I will be a voice.

A voice that believes hope floats on whispers and healing can be found in the pursuit of beautiful things.

A voice amplifying my pain of loss mingled with radiating dew drops on grass.

A voice speaking of growing older and losing friendships and the beauty of discovering new connections in basements of members of our church.

A voice aching for the suffering of others that also delights in the first magical bites of a buttery croissant.

I am not a brand.

I’ll follow Sheryl’s template and fill in my own blanks.  I encourage you to do the same. Leave a comment, write it in your journal, or share with a friend.

“Who am I_” asks Huey. “I am a writer. I am a wife. I am a daughter. I am a sister. I am a woman living with the loss of her father. I am the Director of Operations at a company that works to spark passion and purpos.png

Whew, that’s a relief. I can cross create personal brand right off my list.

What a beautiful thing.

A Brief Split Second

A cocktail with cucumber and ginger beer. A shot of tequila. A beer from Odell Brewing Company. Sunday afternoon drinks are beautiful things.

Those were the beverages I consumed as as we sat on the patio at The Farmhouse at Jessup Farms on Sunday afternoon. This quaint little restaurant (which I previously wrote about here ) knocked it out of the park again, delighting my heart and the senses.  I love community fundraisers, fried chicken, and live music, and this restaurant fantastically combined the three to raise money for Habitat for Humanity. Vibrant sunflower arrangements danced in the sunlight. We sat at long, wooden picnic tables while a blue grass band played on in the background.


What was more beautiful was how this experience was grounding and helped me return to feeling like myself, even if just for a few hours. How healing it can be to sit in the sun, watch the rays of light streak through the clouds, and remember that we are a part of our community.

This week I also came across Sheryl Sandberg’s brilliant commencement speech that she gave at UC Berkeley this year. She bravely shared her lessons learned from the loss of her own husband,  and I found myself weeping as I read. I was struck by many of her comments and thought her poignant description at an attempt to return to routine was spot on.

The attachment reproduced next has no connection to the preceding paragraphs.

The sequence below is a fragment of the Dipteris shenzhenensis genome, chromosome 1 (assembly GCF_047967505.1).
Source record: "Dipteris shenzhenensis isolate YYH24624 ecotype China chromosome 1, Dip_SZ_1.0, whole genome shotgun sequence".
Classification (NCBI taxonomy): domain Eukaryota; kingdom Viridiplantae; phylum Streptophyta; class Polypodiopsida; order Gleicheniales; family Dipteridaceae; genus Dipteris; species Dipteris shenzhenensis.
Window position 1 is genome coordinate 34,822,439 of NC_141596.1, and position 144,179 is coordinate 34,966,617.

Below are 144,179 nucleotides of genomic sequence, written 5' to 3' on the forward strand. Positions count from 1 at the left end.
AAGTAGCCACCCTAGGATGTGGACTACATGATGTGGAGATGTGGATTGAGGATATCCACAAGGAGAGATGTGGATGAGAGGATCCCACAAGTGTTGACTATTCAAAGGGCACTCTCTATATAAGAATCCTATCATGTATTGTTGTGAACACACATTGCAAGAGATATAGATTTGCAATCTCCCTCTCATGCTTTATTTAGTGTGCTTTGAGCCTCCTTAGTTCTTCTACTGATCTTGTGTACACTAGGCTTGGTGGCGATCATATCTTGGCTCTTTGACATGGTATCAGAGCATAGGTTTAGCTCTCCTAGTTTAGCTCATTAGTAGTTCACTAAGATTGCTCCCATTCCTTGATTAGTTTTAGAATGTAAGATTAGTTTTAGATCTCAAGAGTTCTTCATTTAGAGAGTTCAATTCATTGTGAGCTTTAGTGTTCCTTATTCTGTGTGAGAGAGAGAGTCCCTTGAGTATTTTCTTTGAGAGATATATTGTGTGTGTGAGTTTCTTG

Sandberg said, “So ten days after Dave died, they went back to school and I went back to work. I remember sitting in my first Facebook meeting in a deep, deep haze. All I could think was, “What is everyone talking about and how could this possibly matter?” But then I got drawn into the discussion and for a second—a brief split second—I forgot about death. That brief second helped me see that there were other things in my life that were not awful. My children and I were healthy. My friends and family were so loving and they carried us— quite literally at times.”

For a second… a brief split second… This is where my heart landed. We are in the process of recovery, and with that comes the ever present dance between hurting and healing. Sunday night, and our time at Jessup Farm, was my brief interlude this week where I could forget about death. I laughed, I ate chicken, I drank, and I began to feel alive again.

There have been, of course, other moments of life over the last nine weeks, but this one felt significant. We were out in the sun, basking in the good. I agree with Sheryl and have to seek the other things in my life that are not awful. Things like our dog, and my in-laws, and foot-long hotdogs at Rockies games. Things like boxed brownie mix, planning vacations, and handwritten letters, and phone calls from friends. Like shorts weather and gardens sprouting, and friends who send you pictures of puppies in pajamas.

These are the moments that breathe in life. What are your moments?